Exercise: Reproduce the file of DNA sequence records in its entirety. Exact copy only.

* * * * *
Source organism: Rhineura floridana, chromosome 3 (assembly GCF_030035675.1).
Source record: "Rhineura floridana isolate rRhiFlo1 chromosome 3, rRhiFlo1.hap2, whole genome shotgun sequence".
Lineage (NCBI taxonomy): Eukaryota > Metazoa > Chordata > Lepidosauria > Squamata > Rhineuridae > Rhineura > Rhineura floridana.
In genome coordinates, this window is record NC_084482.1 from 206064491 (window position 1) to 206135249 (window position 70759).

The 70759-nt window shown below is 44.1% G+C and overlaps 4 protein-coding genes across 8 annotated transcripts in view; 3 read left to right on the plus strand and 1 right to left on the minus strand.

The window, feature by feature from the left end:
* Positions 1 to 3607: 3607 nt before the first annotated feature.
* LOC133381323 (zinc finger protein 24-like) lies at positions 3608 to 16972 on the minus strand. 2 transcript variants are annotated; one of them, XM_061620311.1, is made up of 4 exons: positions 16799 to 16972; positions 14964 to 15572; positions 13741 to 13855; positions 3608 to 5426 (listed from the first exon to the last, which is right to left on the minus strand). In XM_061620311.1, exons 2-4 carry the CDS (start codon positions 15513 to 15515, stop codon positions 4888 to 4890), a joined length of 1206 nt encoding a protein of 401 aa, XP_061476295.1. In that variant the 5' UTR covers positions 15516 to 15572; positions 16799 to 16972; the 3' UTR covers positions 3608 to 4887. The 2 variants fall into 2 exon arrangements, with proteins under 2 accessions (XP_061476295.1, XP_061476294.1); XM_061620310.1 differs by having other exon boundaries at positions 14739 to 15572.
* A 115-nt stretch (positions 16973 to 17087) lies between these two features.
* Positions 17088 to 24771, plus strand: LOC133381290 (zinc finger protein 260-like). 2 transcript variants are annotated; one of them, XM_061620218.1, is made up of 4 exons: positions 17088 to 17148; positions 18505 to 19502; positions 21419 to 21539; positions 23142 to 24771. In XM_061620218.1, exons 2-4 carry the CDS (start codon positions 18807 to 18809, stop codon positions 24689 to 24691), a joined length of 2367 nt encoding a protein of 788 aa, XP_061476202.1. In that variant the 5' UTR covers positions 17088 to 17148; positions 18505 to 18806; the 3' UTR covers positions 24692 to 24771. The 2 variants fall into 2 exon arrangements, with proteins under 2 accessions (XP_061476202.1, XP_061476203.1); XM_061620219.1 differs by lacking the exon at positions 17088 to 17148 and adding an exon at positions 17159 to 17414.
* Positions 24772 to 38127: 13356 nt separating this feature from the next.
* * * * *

Source organism: Rhineura floridana, chromosome 3 (assembly GCF_030035675.1).
Source record: "Rhineura floridana isolate rRhiFlo1 chromosome 3, rRhiFlo1.hap2, whole genome shotgun sequence".
Lineage (NCBI taxonomy): Eukaryota > Metazoa > Chordata > Lepidosauria > Squamata > Rhineuridae > Rhineura > Rhineura floridana.
In genome coordinates, this window is record NC_084482.1 from 206064491 (window position 1) to 206135249 (window position 70759).

The 70759-nt window shown below is 44.1% G+C and overlaps 4 protein-coding genes across 8 annotated transcripts in view; 3 read left to right on the plus strand and 1 right to left on the minus strand.

The window, feature by feature from the left end:
* Positions 1 to 3607: 3607 nt before the first annotated feature.
* LOC133381323 (zinc finger protein 24-like) lies at positions 3608 to 16972 on the minus strand. 2 transcript variants are annotated; one of them, XM_061620311.1, is made up of 4 exons: positions 16799 to 16972; positions 14964 to 15572; positions 13741 to 13855; positions 3608 to 5426 (listed from the first exon to the last, which is right to left on the minus strand). In XM_061620311.1, exons 2-4 carry the CDS (start codon positions 15513 to 15515, stop codon positions 4888 to 4890), a joined length of 1206 nt encoding a protein of 401 aa, XP_061476295.1. In that variant the 5' UTR covers positions 15516 to 15572; positions 16799 to 16972; the 3' UTR covers positions 3608 to 4887. The 2 variants fall into 2 exon arrangements, with proteins under 2 accessions (XP_061476295.1, XP_061476294.1); XM_061620310.1 differs by having other exon boundaries at positions 14739 to 15572.
* A 115-nt stretch (positions 16973 to 17087) lies between these two features.
* Positions 17088 to 24771, plus strand: LOC133381290 (zinc finger protein 260-like). 2 transcript variants are annotated; one of them, XM_061620218.1, is made up of 4 exons: positions 17088 to 17148; positions 18505 to 19502; positions 21419 to 21539; positions 23142 to 24771. In XM_061620218.1, exons 2-4 carry the CDS (start codon positions 18807 to 18809, stop codon positions 24689 to 24691), a joined length of 2367 nt encoding a protein of 788 aa, XP_061476202.1. In that variant the 5' UTR covers positions 17088 to 17148; positions 18505 to 18806; the 3' UTR covers positions 24692 to 24771. The 2 variants fall into 2 exon arrangements, with proteins under 2 accessions (XP_061476202.1, XP_061476203.1); XM_061620219.1 differs by lacking the exon at positions 17088 to 17148 and adding an exon at positions 17159 to 17414.
* Positions 24772 to 38127: 13356 nt separating this feature from the next.